Travel to Rome, Italy – Episode 751

categories: europe travel

Travel to Rome, Italy (Podcast)

Hear about travel to Rome, Italy as the Amateur Traveler talks to Gary Arndt from about travel to the eternal city.

Gary says, “If you’re with a bus tour, or on a cruise ship, you’re going to see the highlights of Rome and nothing wrong with that. But there is a lot of stuff in Rome. And I do mean, a lot, a lot of stuff. I mean, we’re talking 2500 years of history, layered on top of each other, with all sorts of stuff that’s really interesting that most people don’t even know is there. Most of these things that we’re going to talk about today, I’ve been to personally, because I’m kind of a geek about those things and when you visit, there’s nobody there. Some of the very best parts of Rome get no tourists because everyone’s going to the Colosseum and the Forum. They’re going to the Vatican. They’re going to the Trevi Fountain. If you’re in the slightest bit intellectually curious, but I’m assuming most of the people listening to this are, there’s some amazing things to see.”

We talk about some of the historic sites that people see like the Colosseum and the Roman Forum. Those are must-see spots for anyone interested in history but you really ought to do them with a guide so you know what you are looking at. For a better experience at the Colosseum take a VIP tour that let’s you go higher and lower and avoid the lines (Save 10% on a LivItaly tour in Italy using the code “chris”).

Don’t miss the Palatine Hill where Augustus had his imperial palace. That’s where our word palace comes from. Along the way, you’re going to walk past the Arch of Titus, which I think you should definitely look at, and actually look at the engravings on it. One of the things you’ll notice on the Arch of Titus is a large menorah because Titus was responsible for the sack of Jerusalem. And that was one of the treasures that they brought back for his triumph in Rome. If you’ve heard the expression, all roads lead to Rome, Well, technically, all roads lead to a sing spot in Rome which is the Milliarium Aureum. That spot is in the forum.

Gary recommends if you want to see the Vatican you should book a tour of the Vatican garden. Not many people do this. At the end of the tour, it ends at the museum and you don’t have to wait in line for the museum which is included in the admission price. He also suggests you don’t get there early. That’s when the tour busses arrive. Later in the day is a better time to avoid the crowds.

When you are at the Vatican did you know you can go all the way up to the very top of the dome of St. Peter’s?  There is in fact, even a gift shop and a cafe on the roof of the Vatican of St. Peter’s. It’s an awkward walk because the walls are tilted because it’s a dome. If you want a fantastic view and photo of St. Peter square, that’s probably going to be one of your best places to get it. Also, you can take a tour below St. Peter’s to the area called the grotto. A lot of popes are buried there. This would have been the floor level for the Old St Peters. But, you can go deeper still on a special tour to the scavi which dates back to the first century. This is where you will find the grave that is likely that of St. Peter himself.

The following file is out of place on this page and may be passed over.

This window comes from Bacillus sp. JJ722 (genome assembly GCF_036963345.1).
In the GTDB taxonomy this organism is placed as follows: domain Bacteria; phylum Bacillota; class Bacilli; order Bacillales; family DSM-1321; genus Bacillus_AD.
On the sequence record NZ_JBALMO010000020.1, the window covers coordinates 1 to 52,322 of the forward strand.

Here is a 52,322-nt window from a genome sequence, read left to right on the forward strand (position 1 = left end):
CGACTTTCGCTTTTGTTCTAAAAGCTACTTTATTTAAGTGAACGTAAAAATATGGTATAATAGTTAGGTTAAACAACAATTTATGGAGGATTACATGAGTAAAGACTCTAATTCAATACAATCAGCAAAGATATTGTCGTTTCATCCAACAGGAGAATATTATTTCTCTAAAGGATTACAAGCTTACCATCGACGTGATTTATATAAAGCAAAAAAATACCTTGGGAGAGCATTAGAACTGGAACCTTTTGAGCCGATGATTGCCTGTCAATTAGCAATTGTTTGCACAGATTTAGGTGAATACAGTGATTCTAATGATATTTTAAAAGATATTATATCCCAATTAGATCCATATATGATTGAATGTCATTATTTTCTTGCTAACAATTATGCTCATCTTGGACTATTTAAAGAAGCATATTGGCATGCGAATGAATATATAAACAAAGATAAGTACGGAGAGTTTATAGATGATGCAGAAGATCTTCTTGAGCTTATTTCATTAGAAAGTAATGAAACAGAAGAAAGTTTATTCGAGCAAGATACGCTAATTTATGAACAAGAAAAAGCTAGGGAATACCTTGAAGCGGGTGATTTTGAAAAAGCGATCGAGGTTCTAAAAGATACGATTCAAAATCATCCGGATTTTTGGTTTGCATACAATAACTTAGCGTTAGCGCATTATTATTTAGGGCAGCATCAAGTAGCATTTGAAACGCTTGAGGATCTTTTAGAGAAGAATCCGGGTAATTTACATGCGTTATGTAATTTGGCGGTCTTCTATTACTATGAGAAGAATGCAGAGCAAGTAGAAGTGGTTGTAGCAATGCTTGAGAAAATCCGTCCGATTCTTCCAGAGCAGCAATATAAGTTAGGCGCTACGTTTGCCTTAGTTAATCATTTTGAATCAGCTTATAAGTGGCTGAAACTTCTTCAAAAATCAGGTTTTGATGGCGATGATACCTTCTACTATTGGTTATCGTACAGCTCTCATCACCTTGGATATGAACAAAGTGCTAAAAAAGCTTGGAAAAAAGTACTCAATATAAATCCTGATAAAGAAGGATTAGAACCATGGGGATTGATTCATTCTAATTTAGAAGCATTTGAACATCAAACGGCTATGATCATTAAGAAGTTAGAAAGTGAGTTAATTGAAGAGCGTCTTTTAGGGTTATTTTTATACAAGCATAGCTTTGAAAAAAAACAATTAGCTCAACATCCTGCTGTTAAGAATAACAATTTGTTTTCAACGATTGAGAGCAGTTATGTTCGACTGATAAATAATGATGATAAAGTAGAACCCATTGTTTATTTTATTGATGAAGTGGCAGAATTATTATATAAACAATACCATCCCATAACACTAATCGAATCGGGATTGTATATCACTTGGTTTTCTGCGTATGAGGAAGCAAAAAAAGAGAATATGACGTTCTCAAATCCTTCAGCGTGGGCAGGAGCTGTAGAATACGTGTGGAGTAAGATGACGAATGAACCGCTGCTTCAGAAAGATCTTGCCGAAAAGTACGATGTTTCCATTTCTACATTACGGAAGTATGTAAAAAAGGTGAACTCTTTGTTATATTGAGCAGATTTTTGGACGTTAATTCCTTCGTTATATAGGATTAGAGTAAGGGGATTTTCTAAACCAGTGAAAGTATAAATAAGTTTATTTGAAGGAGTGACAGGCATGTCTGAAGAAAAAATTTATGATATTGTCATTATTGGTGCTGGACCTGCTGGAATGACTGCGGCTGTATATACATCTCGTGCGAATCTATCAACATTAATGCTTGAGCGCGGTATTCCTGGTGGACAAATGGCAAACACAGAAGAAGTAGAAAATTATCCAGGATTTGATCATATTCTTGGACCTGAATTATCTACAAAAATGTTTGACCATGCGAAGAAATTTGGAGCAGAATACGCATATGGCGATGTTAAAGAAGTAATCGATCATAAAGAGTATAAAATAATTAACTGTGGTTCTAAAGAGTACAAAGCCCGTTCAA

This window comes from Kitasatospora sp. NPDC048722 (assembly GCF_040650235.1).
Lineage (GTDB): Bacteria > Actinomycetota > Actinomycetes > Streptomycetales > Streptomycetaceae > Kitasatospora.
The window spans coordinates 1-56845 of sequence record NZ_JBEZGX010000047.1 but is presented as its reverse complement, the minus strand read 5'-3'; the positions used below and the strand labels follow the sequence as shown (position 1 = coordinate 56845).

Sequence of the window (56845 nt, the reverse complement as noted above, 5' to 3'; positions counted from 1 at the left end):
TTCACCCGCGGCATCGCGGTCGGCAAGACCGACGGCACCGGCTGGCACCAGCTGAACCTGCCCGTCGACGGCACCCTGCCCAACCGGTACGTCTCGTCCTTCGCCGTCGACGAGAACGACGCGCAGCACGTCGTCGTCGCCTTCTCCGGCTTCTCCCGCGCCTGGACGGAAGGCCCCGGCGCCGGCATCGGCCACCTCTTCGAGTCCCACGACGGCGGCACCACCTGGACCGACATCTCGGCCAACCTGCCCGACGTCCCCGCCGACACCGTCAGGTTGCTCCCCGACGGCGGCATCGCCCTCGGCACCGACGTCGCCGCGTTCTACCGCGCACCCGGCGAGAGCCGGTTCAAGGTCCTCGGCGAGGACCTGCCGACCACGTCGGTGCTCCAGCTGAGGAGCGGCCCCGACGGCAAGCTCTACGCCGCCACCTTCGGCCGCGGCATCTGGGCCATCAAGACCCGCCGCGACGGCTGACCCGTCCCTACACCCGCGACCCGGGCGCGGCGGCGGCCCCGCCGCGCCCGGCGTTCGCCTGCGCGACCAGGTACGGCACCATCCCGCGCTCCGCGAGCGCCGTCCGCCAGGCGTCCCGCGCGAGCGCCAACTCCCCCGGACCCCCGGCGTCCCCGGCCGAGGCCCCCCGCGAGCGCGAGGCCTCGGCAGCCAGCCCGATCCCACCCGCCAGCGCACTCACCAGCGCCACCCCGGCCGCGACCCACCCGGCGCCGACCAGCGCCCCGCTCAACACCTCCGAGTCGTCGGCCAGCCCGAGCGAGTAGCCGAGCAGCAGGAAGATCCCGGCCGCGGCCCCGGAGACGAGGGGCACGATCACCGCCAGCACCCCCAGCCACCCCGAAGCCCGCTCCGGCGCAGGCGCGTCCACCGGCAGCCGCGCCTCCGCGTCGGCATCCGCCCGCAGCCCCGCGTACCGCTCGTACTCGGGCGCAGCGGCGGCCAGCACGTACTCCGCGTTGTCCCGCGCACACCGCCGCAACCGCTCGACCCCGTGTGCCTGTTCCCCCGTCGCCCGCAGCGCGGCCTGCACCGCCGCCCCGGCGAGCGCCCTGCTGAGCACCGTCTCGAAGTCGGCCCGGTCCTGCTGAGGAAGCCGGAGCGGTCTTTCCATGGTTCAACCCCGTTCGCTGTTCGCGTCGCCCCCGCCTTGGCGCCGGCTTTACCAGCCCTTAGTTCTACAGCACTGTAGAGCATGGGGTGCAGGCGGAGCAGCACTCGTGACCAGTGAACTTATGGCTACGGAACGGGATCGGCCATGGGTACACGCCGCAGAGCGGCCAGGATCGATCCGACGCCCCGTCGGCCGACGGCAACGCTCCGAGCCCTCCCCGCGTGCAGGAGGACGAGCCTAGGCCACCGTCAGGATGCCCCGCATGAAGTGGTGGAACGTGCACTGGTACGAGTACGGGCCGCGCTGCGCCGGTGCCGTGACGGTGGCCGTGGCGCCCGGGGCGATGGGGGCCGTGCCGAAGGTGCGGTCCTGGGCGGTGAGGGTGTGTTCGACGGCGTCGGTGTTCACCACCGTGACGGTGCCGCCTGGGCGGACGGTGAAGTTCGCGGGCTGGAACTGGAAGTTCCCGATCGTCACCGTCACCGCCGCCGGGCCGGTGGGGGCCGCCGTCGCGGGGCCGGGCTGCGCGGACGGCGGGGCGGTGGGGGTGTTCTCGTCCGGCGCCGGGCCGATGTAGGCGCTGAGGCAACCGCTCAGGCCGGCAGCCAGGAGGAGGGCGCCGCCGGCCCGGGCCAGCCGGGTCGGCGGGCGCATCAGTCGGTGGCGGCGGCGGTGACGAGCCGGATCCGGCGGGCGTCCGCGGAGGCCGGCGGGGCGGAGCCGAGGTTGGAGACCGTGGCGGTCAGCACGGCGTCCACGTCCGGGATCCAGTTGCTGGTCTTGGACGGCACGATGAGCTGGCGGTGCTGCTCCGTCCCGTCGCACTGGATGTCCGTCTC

The other buried thing that a lot of people don’t get to see is Niro’s palace, the Domus Aurea, Nero built the was probably the biggest building in all of antiquity. It was enormous. You can get a tour of the palace which is still buried underground near the Colosseum. Or you can visit both Christian and Jewish catacombs under Rom. You can also visit the tomb of Emperor Augustus which was only opened recently.

We talk about some of the other significant churches in Rom like St. Paul’s Outside the Wall, St. Mary’s major, and St. John’s Lateran. Did you know you can also find the steps of Pontius Pilate’s Palace in Jerusalem which were moved to Rome?

Just outside of Rome is the old port city of Rome which is Ostia Antica. It has some well-preserved ruins that rival any in Rome and may only be surpassed by Pompei.

Another side trip that Gary recommends is the town of Tivoli. There are two places there that are both World Heritage Sites. Villa d’Este was the villa of a cardinal and Hadrian’s Villa was the villa of an emperor.

Rome is rich in history and culture. Consider spending a week or two just in Rome and in the area. You won’t run out of things to see.

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Show Notes

Trevi Fountain
Roman Forum
Arch of Titus
Arch of Septimius Severus
Arch of Constantine
Milliarium Aureum
Navel of the City
Rome Walking Tour – A VIP tour of the Roman Colosseum, Palatine Hill and Forum (Review)
Palatine Hill
SPQR by Mary Beard
Curia Julia (Senate)
Vatican City
Sistine Chapel
Vatican Gallery of Maps
Vatican Necropolis
Domus Aurea
Basilica of Saint Paul Outside the Walls
Mausoleum of Augustus
Castel Sant’Angelo
Cloaca Maxima
Temple of Peace, Rome
Santa Maria degli Angeli e dei Martiri
Scala Sancta
Archbasilica of Saint John Lateran
How to Take the Rome Keyhole Photo
Visiting Ostia Antica, Rome’s Ancient Seaport with Context Travel – Italy
Tivoli, Lazio
Villa d’Este
Hadrian’s Villa
Catacombs of Rome
Pyramid of Cestius
Trajan’s Column
The Vatican Obelisk in St Peter’s Square, Rome – Archaeology Travel
To Eat Where Caesar Died. – Review of Da Pancrazio, Rome, Italy – Tripadvisor
Spanish Steps
Via Niccolo Piccolomini
Top 10 Things to Do When in Rome, Italy



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Chris Christensen

by Chris Christensen

Chris Christensen is the creator of the Amateur Traveler blog and podcast. He has been a travel creator since 2005 and has won awards including being named the "Best Independent Travel Journalist" by Travel+Leisure Magazine.

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